Try saying it aloud: “I am enough”.

Now repeat and add conviction: “I am enough”.

Do you believe it?

The sad thing is, most people don’t. Not you, not your best friend, not your old school buddy who’s made millions, not that hard-working mother of three you admire, not the stunning model in the lifestyle magazine you looked at with envy.


It’s easy to see why. Brené Brown, researcher/storyteller says in her book “Daring Greatly”:

“I see the cultural messaging everywhere that says that an ordinary life is a meaningless life.

And I see how kids that grow up on a steady diet of reality television, celebrity culture, and unsupervised social media can absorb this messaging and develop a completely skewed sense of the world. I am only as good as the number of “likes” I get on Facebook or Instagram.”

We asked people where the feeling of not being enough may come from. These are some of the answers we got:

  • Pictures in women’s magazines
  • Other people’s lives look so fab on Facebook
  • You feel all your friends’ careers are advancing, while yours is stagnant
  • Your grandmother told you that “modesty is a virtue” and “perfection is worth pursuing”
  • “Feelings” were not an allowed topic in your childhood home
  • You got praise for delivering straight A’s, and questions when you didn’t
  • Your mom used to worry about looking fat. You thought she was beautiful.
  • Your dad was always strong, “like a man”. You learned to hold your tears.
  • You once talked about your feelings and got rejected


The feeling of not being enough is built into our culture, gender roles and social messaging, and by conforming to it, we’re “fitting in”. Sort of. Because “not enough” is also keeping us from meaningful human connection.

Brené Brown says in her hit TED-talk:

“when we work from a place, I believe, that says, “I’m enough” … then we stop screaming and start listening, we’re kinder and gentler to the people around us, and we’re kinder and gentler to ourselves.”

So here’s the deal: We all struggle with it. It’s completely normal that we do. But to get more out of our lives we need to learn to let go.


We all struggle, but some of us are learning to say “I am enough”. There’s three of them from the YOU-community:

“I suffer from an illness called fibromyalgia (chronic pain and fatigue) and for most it is a debilitating condition. It means I have to rest a lot more often than ‘normal’ people and … I can not do the normal things mothers and wives do.

People often ask me ‘what do I bring to my relationship?’ Although I laugh it off, it is a thought that haunts me and terrifies me. What do I bring to my relationship? Why did my husband marry me? Why does he stay? I find it hard to move past these depressing thoughts, it brings a pain to my chest just thinking about it.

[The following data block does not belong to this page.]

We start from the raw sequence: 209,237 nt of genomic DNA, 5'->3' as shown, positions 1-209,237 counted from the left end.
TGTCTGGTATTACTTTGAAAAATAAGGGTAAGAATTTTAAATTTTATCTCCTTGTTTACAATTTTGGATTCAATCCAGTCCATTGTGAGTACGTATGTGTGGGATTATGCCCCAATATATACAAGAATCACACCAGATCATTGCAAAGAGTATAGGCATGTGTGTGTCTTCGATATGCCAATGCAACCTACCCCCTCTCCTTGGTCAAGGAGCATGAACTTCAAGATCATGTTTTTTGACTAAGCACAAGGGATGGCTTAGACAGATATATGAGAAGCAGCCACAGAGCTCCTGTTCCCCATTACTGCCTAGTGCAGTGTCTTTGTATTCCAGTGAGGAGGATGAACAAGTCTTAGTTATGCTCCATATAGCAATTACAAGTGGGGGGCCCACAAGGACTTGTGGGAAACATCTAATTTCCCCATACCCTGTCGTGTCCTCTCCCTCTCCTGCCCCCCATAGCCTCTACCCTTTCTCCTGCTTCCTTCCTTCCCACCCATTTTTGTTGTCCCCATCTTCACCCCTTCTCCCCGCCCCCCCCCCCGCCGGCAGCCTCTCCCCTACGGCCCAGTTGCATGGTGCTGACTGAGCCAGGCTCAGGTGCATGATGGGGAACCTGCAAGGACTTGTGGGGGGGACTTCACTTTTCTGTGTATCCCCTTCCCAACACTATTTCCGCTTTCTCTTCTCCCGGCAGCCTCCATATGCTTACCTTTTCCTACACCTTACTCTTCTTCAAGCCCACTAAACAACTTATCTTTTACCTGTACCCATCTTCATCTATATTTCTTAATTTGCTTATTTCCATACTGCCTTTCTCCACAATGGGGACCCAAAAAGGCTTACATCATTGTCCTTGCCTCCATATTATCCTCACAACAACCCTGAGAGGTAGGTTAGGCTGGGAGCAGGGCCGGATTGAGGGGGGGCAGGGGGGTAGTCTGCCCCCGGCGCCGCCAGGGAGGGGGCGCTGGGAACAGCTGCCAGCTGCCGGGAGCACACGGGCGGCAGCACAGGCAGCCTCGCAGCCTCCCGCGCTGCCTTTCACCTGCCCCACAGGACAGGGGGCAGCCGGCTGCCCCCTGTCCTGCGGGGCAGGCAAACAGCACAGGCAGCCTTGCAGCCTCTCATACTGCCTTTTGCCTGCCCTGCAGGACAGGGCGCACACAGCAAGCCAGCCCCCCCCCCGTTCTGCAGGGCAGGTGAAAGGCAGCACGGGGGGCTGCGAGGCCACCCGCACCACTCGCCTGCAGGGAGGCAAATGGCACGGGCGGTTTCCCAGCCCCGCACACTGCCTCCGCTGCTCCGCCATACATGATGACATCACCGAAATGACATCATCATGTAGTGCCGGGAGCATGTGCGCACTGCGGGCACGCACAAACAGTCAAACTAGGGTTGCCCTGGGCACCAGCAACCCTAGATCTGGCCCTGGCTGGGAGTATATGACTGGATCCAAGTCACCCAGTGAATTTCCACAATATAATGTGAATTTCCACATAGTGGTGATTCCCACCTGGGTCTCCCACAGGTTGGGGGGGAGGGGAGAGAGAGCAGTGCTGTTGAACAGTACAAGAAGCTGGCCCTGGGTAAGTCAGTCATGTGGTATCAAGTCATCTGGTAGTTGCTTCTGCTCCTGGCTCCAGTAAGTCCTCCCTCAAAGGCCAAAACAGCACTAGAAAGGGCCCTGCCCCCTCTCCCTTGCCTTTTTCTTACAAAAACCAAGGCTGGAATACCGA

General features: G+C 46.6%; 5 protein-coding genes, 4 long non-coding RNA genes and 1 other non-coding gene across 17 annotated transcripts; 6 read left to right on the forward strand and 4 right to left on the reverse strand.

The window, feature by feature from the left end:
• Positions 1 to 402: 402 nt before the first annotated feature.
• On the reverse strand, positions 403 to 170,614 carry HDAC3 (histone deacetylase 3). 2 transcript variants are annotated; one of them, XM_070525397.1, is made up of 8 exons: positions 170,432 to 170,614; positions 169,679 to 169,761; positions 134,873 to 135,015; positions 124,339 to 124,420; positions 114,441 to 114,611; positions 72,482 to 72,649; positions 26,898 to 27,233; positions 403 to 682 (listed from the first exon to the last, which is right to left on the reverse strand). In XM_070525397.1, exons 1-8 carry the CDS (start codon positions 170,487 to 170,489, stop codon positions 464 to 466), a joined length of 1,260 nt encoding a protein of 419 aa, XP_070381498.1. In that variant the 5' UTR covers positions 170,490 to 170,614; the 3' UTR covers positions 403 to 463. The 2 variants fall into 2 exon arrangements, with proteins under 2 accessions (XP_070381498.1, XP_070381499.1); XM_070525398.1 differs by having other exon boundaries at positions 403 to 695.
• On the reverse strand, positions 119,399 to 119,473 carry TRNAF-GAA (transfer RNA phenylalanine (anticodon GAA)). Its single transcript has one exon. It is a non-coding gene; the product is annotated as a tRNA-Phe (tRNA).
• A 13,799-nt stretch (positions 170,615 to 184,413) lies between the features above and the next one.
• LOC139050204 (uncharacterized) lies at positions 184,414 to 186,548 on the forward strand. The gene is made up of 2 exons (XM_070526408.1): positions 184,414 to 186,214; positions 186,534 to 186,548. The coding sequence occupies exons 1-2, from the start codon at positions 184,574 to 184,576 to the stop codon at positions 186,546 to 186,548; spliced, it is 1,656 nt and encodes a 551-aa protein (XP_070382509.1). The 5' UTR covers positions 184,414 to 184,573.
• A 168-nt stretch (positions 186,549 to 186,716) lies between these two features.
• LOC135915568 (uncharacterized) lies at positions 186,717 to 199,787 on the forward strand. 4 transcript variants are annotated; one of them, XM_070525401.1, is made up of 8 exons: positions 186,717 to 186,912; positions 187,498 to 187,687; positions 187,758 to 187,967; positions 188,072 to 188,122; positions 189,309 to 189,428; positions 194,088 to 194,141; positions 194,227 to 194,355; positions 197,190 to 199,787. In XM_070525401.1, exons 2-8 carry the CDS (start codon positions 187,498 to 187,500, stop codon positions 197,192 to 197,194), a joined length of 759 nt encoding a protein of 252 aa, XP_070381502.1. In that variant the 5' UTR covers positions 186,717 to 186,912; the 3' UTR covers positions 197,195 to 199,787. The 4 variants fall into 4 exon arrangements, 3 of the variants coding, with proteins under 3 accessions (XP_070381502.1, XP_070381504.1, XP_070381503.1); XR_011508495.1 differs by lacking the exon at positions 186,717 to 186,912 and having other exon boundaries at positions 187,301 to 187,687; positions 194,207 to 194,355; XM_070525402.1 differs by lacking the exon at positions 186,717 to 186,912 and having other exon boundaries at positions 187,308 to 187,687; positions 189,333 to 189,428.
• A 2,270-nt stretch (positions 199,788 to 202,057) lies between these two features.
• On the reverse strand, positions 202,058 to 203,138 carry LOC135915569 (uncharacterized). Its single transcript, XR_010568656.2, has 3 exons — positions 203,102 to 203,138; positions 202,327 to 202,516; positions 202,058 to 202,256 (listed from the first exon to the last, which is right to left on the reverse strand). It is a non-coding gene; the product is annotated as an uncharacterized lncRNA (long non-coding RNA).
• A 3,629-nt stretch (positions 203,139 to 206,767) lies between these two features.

I AM ENOUGH. I love my husband, I love my family, I work hard to give them as much of myself as I can, it may not be as much as someone else can give, I may have to choose to sleep rather than clean, but as long as I always strive to give as much as I can I AM ENOUGH.”

-Melisa, UK

“By showing my kids (and others) that I fully accept myself with my flaws, quirks and issues and by saying “I am enough” it is setting a good example about self-acceptance.

I don’t have to be perfect (does perfection really exist?) but to my husband and kids I am their perfect wife and mom. My girl loves making me heart cards and not a day goes by that my kids don’t remind me that I’m “the best mom” and for me that is proof that “I am enough”.

It doesn’t mean that I can’t improve … but accepting me, now, is most important. If not we always think, “oh I’ll be happy once I lose that weight…change that job…get the better car…whatever” but it’s not true – accepting ourselves is the first step to true happiness.
I just wish it hadn’t taken me so many years to realize that “I am enough”!”

-M, Switzerland

“I thought I had to be perfect from the start and, when I couldn’t achieve that perfection, I funneled my frustration and feelings of inadequacy into an eating disorder that threatened to destroy my life. … I’m an anorexic and I haven’t been able to recover from that disease immediately. I’m a normal human being who is learning, day by day, how to make my life just a tiny bit better. Who is beginning to believe that I am beautiful in the eyes of God and of others, no matter my self-perceived flaws.

-Mandolin, Florida

(read the full story here)

If you’re interested in practicing self-compassion, you can get the 12-action crash course in self-compassion in YOU-app on iOS!

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